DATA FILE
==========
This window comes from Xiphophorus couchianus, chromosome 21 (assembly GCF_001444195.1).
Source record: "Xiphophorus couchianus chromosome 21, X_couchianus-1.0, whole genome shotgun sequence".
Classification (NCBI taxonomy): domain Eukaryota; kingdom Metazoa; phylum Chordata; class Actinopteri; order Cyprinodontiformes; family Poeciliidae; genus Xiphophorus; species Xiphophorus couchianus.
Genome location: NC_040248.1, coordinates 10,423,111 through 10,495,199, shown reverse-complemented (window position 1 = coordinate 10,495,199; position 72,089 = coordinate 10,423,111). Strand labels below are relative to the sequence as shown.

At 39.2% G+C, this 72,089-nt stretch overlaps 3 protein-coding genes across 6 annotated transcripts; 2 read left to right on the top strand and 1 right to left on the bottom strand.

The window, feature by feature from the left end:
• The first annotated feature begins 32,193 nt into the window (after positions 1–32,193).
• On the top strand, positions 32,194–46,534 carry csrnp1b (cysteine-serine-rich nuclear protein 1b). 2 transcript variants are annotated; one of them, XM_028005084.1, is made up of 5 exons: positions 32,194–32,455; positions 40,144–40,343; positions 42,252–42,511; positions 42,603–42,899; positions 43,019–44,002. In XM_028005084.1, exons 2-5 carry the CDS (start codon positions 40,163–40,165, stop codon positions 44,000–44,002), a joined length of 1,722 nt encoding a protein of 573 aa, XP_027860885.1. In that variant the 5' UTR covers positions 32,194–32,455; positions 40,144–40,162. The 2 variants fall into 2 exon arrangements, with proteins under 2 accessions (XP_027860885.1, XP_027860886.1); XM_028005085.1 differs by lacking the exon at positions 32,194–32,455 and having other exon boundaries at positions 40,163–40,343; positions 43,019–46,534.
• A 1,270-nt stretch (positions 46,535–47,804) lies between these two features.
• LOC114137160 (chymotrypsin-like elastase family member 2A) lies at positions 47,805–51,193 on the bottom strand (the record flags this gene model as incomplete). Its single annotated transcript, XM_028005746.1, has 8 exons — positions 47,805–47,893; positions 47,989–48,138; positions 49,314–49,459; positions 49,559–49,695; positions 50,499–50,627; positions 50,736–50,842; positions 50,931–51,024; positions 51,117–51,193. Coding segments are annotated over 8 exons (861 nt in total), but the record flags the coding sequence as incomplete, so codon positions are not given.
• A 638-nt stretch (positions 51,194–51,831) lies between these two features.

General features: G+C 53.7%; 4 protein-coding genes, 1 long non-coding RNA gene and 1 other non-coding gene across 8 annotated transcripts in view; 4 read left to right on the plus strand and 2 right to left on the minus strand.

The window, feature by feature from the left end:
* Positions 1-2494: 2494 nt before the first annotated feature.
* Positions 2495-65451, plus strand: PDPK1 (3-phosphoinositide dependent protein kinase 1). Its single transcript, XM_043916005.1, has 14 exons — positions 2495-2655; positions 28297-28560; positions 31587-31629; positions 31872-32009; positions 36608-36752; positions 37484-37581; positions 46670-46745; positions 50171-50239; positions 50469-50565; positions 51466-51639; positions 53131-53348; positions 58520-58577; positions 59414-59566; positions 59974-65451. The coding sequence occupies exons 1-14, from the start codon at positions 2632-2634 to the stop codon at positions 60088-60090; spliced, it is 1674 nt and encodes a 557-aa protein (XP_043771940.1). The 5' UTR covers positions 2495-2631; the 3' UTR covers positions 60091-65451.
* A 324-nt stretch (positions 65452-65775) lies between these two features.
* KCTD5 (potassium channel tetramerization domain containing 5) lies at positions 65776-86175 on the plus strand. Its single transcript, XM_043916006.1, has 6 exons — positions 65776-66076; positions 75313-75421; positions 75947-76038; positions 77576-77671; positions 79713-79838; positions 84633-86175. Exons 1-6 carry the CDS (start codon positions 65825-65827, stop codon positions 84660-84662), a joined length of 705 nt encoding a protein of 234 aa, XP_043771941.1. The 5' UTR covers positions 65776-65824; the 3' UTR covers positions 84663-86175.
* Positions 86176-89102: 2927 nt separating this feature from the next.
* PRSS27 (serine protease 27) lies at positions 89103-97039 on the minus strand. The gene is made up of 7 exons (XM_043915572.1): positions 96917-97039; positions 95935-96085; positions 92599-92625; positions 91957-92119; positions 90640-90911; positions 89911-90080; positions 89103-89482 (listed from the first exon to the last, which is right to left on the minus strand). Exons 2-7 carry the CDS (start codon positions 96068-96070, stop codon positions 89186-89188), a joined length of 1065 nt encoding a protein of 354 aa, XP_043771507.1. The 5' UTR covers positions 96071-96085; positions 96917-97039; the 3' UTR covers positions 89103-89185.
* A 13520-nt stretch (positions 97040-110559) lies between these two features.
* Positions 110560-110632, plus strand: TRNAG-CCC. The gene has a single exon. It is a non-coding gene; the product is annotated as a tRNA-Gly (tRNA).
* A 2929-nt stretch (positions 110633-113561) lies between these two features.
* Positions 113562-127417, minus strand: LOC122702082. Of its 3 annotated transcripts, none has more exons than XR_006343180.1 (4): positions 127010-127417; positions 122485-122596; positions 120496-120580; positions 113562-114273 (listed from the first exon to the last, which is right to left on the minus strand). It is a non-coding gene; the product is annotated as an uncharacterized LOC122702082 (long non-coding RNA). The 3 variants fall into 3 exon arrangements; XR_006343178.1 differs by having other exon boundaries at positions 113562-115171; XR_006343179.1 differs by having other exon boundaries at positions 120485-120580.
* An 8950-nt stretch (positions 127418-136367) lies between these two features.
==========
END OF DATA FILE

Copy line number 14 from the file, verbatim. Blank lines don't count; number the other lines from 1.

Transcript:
* Positions 1-2494: 2494 nt before the first annotated feature.